FCC regs: On with the show


Even though the FCC is not stalled by the writers strike, it looks like it's going into reruns of its media ownership show today. But this time there's likely to be a new plot twist that could win over the judges at the federal courthouse.

During the commission's meeting today, the Republican majority is expected to approve FCC chairman Kevin Martin's plan to significantly ease the federal rule that generally bars one entity from owning a newspaper and a television station in the same market.

The commission took a similar step in 2003, on a 3-2 vote with the Republicans voting for it and the Democrats against it. That action, which came with a different chairman and was significantly more ambitious, was rejected by the federal appeals court in Philadelphia.

This time, Martin is writing his version with that one three-judge audience in mind. While the appellate court didn't like the version of the earlier show, it gave a good review to the episode that involved easing the newspaper/broadcast cross-ownership rule.

Under Martin's plan, newspaper-TV combos would be allowed in the top 20 markets as long as the television station in the deal was not among the four most-watched stations.

Martin repeatedly has mentioned the court's opinion when he has argued for his version of the show before his critics in Congress and elsewhere.

"The court specifically upheld the commission's determination that the absolute ban on newspaper/broadcast cross-ownership was no longer necessary," Martin told the Senate Commerce Committee last week.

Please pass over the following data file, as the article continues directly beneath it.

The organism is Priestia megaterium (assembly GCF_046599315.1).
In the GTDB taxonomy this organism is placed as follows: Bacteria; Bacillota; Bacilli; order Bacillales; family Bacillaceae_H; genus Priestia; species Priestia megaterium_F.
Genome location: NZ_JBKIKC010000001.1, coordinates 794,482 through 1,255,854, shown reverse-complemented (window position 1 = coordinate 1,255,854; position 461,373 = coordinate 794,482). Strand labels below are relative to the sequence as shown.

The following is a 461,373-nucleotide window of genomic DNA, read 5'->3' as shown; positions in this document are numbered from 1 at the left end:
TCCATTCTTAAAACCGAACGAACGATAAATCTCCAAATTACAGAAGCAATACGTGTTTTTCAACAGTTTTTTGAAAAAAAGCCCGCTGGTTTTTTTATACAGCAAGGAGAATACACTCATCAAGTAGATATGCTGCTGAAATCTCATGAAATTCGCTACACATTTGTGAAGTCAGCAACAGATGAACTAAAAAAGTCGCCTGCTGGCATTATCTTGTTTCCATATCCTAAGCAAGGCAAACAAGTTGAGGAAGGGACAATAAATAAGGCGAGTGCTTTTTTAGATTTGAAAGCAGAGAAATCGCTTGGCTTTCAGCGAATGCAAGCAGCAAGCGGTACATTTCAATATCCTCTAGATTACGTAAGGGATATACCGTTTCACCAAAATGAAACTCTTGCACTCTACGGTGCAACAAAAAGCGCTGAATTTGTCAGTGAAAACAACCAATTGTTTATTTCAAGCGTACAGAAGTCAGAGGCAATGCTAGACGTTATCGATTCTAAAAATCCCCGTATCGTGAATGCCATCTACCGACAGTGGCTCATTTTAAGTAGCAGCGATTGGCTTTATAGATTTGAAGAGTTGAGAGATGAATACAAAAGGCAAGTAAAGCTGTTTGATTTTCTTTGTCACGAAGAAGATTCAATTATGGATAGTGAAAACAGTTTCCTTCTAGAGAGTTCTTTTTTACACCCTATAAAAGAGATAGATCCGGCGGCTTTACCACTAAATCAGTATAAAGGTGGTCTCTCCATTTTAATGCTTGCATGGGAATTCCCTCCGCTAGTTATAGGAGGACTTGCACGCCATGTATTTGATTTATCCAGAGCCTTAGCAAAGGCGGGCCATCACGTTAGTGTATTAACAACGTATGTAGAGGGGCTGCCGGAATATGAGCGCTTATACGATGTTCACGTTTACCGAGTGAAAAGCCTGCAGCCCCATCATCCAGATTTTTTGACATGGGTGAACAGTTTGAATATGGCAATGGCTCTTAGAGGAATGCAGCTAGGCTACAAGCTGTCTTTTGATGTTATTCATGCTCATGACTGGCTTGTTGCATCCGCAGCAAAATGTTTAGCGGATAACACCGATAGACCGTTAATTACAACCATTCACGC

Martin's arguments about the court — and that the world has changed so much since the commission enacted the rule in 1975 that a change is necessary — have failed to still those critical voices.

On Monday, a bipartisan group of 25 U.S. senators, led by Byron Dorgan, D-N.D., told Martin that going ahead with the vote will force the lawmakers to move legislation to revoke the rule and nullify the vote.

Those signing the letter include Sens. Daniel K. Inouye, D-Hawaii, and Ted Stevens, R-Ark., the chairman and vice chairman of the Commerce Committee, which has legislative jurisdiction over the FCC.

On Monday, Rep. Ed Markey, D-Mass., released a letter from Congress' investigative arm that is critical of the commission's fact finding. Markey chairs the House Commerce Committee's panel overseeing the FCC.

The committee already has approved legislation that would delay the vote by up to six months. Dorgan contends that a rule change of this scope needs more time for the public to digest.

"When you proposed a new rule on the effects of communications towers on migratory birds, you allowed for a 90-day comment period," the lawmakers wrote in a letter to Martin. "How could you decide to allow 90 days for a migratory bird rule and then shortchange the public on the media-ownership rule?"

Also on Monday, Markey released a report by congressional investigators that criticized the commission's fact gathering. Markey chairs the House Commerce Committee's telecommunications subcommittee.

The interim report by the General Accountability Office study highlights the lack of female- and minority-owned broadcast outlets in all markets. In undertaking this study, the GAO found recurring problems with data at the FCC, saying it is often incomplete and unavailable to analyze ownership issues.

"If the FCC proceeds with a vote (today) on media-ownership issues, I urge all the commissioners to weigh carefully the impact of any new rules or waiver standards on the historic policy values of diversity and localism," Markey said. "Our democracy relies upon an informed citizenry, and there are few issues that the FCC will address that will have a more profound impact on our civic institutions than the media-ownership proposals that may be voted upon tomorrow."